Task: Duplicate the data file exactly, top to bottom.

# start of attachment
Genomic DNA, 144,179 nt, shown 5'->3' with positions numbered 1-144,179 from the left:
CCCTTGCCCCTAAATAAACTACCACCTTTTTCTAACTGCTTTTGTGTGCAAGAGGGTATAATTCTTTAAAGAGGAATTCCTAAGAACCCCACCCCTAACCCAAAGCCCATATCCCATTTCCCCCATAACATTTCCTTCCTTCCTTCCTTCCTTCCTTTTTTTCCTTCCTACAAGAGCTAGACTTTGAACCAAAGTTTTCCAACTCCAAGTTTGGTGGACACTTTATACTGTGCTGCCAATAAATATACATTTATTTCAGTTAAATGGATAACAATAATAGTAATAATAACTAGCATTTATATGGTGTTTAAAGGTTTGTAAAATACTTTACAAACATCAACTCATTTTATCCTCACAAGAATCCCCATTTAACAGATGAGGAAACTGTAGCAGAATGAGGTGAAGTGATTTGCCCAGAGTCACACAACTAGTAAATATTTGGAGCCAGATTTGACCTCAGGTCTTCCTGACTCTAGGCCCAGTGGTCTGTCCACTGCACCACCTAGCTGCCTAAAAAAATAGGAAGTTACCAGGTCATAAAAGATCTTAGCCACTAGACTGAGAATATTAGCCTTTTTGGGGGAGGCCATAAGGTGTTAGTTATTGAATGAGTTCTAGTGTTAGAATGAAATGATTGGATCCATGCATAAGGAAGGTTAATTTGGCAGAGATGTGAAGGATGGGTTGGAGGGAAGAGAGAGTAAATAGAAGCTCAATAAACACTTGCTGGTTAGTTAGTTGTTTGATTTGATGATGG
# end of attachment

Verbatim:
Genomic DNA, 144,179 nt, shown 5'->3' with positions numbered 1-144,179 from the left:
CCCTTGCCCCTAAATAAACTACCACCTTTTTCTAACTGCTTTTGTGTGCAAGAGGGTATAATTCTTTAAAGAGGAATTCCTAAGAACCCCACCCCTAACCCAAAGCCCATATCCCATTTCCCCCATAACATTTCCTTCCTTCCTTCCTTCCTTCCTTTTTTTCCTTCCTACAAGAGCTAGACTTTGAACCAAAGTTTTCCAACTCCAAGTTTGGTGGACACTTTATACTGTGCTGCCAATAAATATACATTTATTTCAGTTAAATGGATAACAATAATAGTAATAATAACTAGCATTTATATGGTGTTTAAAGGTTTGTAAAATACTTTACAAACATCAACTCATTTTATCCTCACAAGAATCCCCATTTAACAGATGAGGAAACTGTAGCAGAATGAGGTGAAGTGATTTGCCCAGAGTCACACAACTAGTAAATATTTGGAGCCAGATTTGACCTCAGGTCTTCCTGACTCTAGGCCCAGTGGTCTGTCCACTGCACCACCTAGCTGCCTAAAAAAATAGGAAGTTACCAGGTCATAAAAGATCTTAGCCACTAGACTGAGAATATTAGCCTTTTTGGGGGAGGCCATAAGGTGTTAGTTATTGAATGAGTTCTAGTGTTAGAATGAAATGATTGGATCCATGCATAAGGAAGGTTAATTTGGCAGAGATGTGAAGGATGGGTTGGAGGGAAGAGAGAGTAAATAGAAGCTCAATAAACACTTGCTGGTTAGTTAGTTGTTTGATTTGATGATGG